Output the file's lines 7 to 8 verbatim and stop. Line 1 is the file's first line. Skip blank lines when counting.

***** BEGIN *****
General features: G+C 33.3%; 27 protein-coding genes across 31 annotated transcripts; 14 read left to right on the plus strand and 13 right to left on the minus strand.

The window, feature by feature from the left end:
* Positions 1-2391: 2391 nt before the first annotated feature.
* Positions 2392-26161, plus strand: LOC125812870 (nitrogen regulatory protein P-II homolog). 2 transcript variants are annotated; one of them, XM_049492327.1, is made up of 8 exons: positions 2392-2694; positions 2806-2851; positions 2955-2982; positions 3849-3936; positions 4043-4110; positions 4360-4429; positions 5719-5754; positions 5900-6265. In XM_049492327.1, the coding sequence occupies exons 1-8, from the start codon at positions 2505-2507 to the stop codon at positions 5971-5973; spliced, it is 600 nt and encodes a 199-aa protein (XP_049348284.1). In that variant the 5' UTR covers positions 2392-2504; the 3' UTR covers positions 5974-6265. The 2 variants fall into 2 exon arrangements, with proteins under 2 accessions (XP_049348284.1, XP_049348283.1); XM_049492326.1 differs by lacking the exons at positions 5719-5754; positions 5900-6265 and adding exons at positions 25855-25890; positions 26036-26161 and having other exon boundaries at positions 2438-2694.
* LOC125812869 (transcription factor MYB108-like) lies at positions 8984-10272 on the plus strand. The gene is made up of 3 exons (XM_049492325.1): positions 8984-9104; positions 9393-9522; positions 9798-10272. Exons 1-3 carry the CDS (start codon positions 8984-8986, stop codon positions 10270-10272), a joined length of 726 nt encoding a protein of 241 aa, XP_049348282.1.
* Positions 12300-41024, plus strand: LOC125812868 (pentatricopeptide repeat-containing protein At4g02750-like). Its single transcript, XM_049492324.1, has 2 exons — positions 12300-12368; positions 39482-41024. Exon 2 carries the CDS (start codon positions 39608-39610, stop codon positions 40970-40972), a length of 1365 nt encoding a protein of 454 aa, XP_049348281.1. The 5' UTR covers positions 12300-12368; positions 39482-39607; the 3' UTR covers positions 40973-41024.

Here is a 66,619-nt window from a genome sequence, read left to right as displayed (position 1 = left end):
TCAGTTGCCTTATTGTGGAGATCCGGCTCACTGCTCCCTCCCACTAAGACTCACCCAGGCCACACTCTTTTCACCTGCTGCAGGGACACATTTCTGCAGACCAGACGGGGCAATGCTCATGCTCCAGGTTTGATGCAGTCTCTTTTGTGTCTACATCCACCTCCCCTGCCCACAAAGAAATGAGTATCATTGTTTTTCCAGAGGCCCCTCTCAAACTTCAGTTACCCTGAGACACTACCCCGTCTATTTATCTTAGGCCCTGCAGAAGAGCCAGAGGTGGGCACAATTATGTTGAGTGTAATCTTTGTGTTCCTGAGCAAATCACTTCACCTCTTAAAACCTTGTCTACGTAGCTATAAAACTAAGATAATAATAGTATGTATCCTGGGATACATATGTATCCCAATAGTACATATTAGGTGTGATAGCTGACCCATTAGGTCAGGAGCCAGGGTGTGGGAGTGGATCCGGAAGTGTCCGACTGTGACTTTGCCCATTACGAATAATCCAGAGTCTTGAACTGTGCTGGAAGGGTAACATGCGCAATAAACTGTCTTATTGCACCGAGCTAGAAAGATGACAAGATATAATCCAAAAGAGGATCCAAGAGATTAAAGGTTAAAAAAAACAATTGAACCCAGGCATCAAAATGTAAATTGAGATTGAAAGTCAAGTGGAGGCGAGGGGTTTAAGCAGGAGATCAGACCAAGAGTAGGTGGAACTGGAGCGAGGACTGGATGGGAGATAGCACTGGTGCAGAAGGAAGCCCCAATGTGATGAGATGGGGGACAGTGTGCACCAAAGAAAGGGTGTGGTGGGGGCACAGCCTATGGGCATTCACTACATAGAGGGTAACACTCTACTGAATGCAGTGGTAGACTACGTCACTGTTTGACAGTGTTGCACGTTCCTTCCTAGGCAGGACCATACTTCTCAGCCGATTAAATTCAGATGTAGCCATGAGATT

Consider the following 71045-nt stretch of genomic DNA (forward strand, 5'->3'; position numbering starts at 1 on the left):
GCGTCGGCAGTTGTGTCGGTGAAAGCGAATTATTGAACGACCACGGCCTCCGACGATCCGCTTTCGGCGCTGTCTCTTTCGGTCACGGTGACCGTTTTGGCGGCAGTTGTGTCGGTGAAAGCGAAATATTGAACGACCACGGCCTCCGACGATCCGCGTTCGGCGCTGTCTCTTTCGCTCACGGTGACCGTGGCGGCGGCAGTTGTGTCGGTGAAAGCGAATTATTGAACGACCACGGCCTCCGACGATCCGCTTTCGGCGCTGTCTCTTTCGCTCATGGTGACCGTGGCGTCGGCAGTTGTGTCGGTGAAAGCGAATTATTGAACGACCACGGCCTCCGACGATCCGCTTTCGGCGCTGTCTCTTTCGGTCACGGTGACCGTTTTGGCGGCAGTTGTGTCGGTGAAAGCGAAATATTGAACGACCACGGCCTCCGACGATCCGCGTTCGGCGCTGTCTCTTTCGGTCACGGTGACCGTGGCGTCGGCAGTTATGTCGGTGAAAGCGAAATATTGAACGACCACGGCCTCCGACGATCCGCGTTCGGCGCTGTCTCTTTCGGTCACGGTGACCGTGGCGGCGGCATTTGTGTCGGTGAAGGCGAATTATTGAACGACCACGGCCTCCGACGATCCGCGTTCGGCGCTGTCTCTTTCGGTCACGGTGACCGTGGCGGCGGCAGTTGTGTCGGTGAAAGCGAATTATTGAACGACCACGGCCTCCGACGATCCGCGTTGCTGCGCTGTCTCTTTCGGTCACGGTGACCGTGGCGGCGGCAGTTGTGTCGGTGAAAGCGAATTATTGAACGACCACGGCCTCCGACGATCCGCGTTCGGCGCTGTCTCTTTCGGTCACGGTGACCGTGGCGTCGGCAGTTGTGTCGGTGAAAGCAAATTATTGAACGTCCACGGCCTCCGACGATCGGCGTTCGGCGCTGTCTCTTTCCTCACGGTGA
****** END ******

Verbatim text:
Here is a 66,619-nt window from a genome sequence, read left to right as displayed (position 1 = left end):
TCAGTTGCCTTATTGTGGAGATCCGGCTCACTGCTCCCTCCCACTAAGACTCACCCAGGCCACACTCTTTTCACCTGCTGCAGGGACACATTTCTGCAGACCAGACGGGGCAATGCTCATGCTCCAGGTTTGATGCAGTCTCTTTTGTGTCTACATCCACCTCCCCTGCCCACAAAGAAATGAGTATCATTGTTTTTCCAGAGGCCCCTCTCAAACTTCAGTTACCCTGAGACACTACCCCGTCTATTTATCTTAGGCCCTGCAGAAGAGCCAGAGGTGGGCACAATTATGTTGAGTGTAATCTTTGTGTTCCTGAGCAAATCACTTCACCTCTTAAAACCTTGTCTACGTAGCTATAAAACTAAGATAATAATAGTATGTATCCTGGGATACATATGTATCCCAATAGTACATATTAGGTGTGATAGCTGACCCATTAGGTCAGGAGCCAGGGTGTGGGAGTGGATCCGGAAGTGTCCGACTGTGACTTTGCCCATTACGAATAATCCAGAGTCTTGAACTGTGCTGGAAGGGTAACATGCGCAATAAACTGTCTTATTGCACCGAGCTAGAAAGATGACAAGATATAATCCAAAAGAGGATCCAAGAGATTAAAGGTTAAAAAAAACAATTGAACCCAGGCATCAAAATGTAAATTGAGATTGAAAGTCAAGTGGAGGCGAGGGGTTTAAGCAGGAGATCAGACCAAGAGTAGGTGGAACTGGAGCGAGGACTGGATGGGAGATAGCACTGGTGCAGAAGGAAGCCCCAATGTGATGAGATGGGGGACAGTGTGCACCAAAGAAAGGGTGTGGTGGGGGCACAGCCTATGGGCATTCACTACATAGAGGGTAACACTCTACTGAATGCAGTGGTAGACTACGTCACTGTTTGACAGTGTTGCACGTTCCTTCCTAGGCAGGACCATACTTCTCAGCCGATTAAATTCAGATGTAGCCATGAGATT